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1/28 Proposals Dr. Thomas L. Warren, Professor Technical Writing Program Oklahoma State University Stillwater, OK 74078

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Presentation on theme: "1/28 Proposals Dr. Thomas L. Warren, Professor Technical Writing Program Oklahoma State University Stillwater, OK 74078"— Presentation transcript:

1 1/28 Proposals Dr. Thomas L. Warren, Professor Technical Writing Program Oklahoma State University Stillwater, OK 74078

2 2/28 Overview Proposals in general Typical parts of a proposal Questions RFPProposalRecommendation Project Completion Report Feasibility

3 3/28 Definition of Proposal Written offer to...... perform work, do research, or solve problems ... another person has—who says, “How do I solve this problem of ‘Should I convert the Accounting Department from PC- compatible computers to Mac?’” ... proposal writer has—who says, “I have this problem of needing funding for my research project.”

4 4/28 Definition, cont. Directed toward Governmental agency or agencies  Agency has a need—Request for Proposal = RFP Foundation  Agency has a need: RFP Company: Internal  Department has a need: RFP

5 5/28 Proposal Types (Generally) Solicited: Responds to an RFP Formal—complete with all the parts (cover, title page, front and back matter) Informal—typically an internal memo Unsolicited Formal Informal

6 6/28 Types Proposal Known to Reader Unknown to Reader Known to Reader Unknown to Reader SolicitedUnsolicited FORMAL/INFORMAL

7 7/28 Rhetorical Situation Your proposal will will persuade the reader that... you have a task analysis with reasonable assignments... and a realistic schedule with balanced work loads... you are qualified to work on the problem... you have a risk management plan... the schedule shows that you can complete the project on time

8 8/28 Typical Parts of a Proposal Format Front matter Introduction Body I.Technical section II.Management section III.Cost section Conclusion Attachments (Appendix materials)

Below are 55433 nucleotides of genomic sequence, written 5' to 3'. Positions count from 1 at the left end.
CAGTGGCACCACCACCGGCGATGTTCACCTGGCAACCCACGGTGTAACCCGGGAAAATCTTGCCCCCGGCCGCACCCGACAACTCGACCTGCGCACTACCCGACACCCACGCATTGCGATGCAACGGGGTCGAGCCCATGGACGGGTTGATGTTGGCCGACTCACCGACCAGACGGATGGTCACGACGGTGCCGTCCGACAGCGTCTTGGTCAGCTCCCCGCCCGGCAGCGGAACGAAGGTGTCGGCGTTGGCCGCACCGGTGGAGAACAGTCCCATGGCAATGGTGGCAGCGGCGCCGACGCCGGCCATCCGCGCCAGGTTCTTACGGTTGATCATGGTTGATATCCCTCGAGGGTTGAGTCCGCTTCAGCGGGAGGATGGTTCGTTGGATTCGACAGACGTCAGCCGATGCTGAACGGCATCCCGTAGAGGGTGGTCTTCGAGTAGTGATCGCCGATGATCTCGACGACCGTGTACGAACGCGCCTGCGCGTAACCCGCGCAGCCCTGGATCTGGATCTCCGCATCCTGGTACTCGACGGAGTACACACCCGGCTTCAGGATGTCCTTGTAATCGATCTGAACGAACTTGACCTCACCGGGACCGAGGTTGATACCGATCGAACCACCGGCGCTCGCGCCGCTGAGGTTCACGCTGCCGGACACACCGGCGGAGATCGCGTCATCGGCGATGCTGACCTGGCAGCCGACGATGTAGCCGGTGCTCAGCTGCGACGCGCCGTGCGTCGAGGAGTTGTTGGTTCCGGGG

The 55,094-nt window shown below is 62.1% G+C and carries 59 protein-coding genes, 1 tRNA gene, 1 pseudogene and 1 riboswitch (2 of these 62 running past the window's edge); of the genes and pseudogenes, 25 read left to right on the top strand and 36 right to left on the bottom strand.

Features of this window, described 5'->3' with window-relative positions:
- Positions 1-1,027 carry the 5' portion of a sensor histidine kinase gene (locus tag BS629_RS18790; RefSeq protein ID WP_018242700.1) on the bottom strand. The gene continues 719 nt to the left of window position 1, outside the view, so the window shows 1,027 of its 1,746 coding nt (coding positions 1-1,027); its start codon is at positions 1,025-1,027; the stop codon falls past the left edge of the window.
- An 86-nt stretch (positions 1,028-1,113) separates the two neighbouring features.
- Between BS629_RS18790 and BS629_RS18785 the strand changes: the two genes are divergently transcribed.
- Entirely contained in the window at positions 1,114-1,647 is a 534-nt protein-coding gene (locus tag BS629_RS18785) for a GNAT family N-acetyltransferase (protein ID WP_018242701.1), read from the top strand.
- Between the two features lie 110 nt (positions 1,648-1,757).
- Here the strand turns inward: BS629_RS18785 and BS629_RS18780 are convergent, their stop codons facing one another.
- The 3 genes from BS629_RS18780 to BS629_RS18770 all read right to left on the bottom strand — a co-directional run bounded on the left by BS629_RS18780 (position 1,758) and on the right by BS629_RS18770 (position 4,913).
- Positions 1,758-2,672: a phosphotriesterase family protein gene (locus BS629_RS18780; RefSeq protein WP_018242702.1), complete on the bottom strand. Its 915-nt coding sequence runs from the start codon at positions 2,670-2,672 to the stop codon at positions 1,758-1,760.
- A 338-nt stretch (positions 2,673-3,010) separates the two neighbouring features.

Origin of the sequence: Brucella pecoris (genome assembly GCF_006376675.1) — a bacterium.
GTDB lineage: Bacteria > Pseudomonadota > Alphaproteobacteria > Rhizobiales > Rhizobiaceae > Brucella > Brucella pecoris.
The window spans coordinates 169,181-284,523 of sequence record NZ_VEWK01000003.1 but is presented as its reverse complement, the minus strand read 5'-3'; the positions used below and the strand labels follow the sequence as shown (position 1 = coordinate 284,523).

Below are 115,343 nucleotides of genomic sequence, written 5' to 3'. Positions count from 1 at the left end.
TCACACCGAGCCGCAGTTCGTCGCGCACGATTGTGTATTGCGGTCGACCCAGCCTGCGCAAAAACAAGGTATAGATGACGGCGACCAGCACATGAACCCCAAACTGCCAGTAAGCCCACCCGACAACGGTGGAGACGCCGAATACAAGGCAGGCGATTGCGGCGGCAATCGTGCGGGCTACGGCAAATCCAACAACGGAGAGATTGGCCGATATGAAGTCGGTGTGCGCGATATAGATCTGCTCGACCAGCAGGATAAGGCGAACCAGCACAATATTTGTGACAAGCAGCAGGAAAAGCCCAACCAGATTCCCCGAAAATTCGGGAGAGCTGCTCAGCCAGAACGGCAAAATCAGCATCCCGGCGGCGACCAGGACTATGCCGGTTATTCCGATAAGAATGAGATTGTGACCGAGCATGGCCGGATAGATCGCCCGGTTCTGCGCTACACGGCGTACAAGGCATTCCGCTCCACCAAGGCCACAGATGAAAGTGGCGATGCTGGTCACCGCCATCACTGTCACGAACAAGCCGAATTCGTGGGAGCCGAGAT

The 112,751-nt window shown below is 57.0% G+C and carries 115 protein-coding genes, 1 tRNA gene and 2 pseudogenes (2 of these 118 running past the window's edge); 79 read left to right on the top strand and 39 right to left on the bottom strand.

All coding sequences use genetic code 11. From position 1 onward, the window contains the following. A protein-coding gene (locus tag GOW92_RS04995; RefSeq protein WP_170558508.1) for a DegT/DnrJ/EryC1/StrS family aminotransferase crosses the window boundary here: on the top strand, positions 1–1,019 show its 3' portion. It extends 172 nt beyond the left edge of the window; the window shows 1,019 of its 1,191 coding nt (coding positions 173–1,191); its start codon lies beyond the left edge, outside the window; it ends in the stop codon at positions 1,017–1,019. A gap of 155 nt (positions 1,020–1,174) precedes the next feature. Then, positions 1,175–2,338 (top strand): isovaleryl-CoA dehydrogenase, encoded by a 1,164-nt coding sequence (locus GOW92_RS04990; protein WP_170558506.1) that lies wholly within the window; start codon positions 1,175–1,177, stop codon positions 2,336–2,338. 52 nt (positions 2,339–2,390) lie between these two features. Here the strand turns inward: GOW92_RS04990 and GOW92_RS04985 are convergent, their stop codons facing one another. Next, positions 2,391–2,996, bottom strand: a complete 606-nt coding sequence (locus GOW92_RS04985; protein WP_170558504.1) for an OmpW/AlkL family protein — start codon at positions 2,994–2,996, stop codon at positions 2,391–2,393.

9 9/28 Typical Parts of the Proposal I.Technical elements—the technical solution to the problem II.Management—proving that you can do what you say you will do III.Cost—how much the solution will cost

10 10/28 I. Technical Section Focus on client’s needs Understand the client’s... ... limitations ... capabilities Presents the problem(s) Does client know of problem? Determines... ... amount of background ... technical detail

11 11/28 I. Technical Section, cont. Technical details Must convince client of... ... your understanding of the problem ... the soundness of the technical solution Provides a plan (tasks and schedule) for solving the problem

12 12/28 I. Technical Section, cont. Contains Project´s purpose/scope (limitations) Methods/procedures (steps) and rationale Resources (physical, personnel, literature, etc.) Task breakdown (what will be done) and timetable (when will it be done)

13 13/28 I. Technical Section, cont. Schedule Steps and tasks to solve the problem Time each task will take Start and end dates; relation to other tasks, duration and dependencies Personnel working on the task  Currently available  Need to hire (justify)

14 14/28 II. Management Section Qualifications (prove you and your group can do the work) Focus on requirements to complete this work Formal schooling  Courses taken in area of work  Similar projects completed successfully Experience  Work on similar projects  Previous proposals submitted Reference résumés in Appendix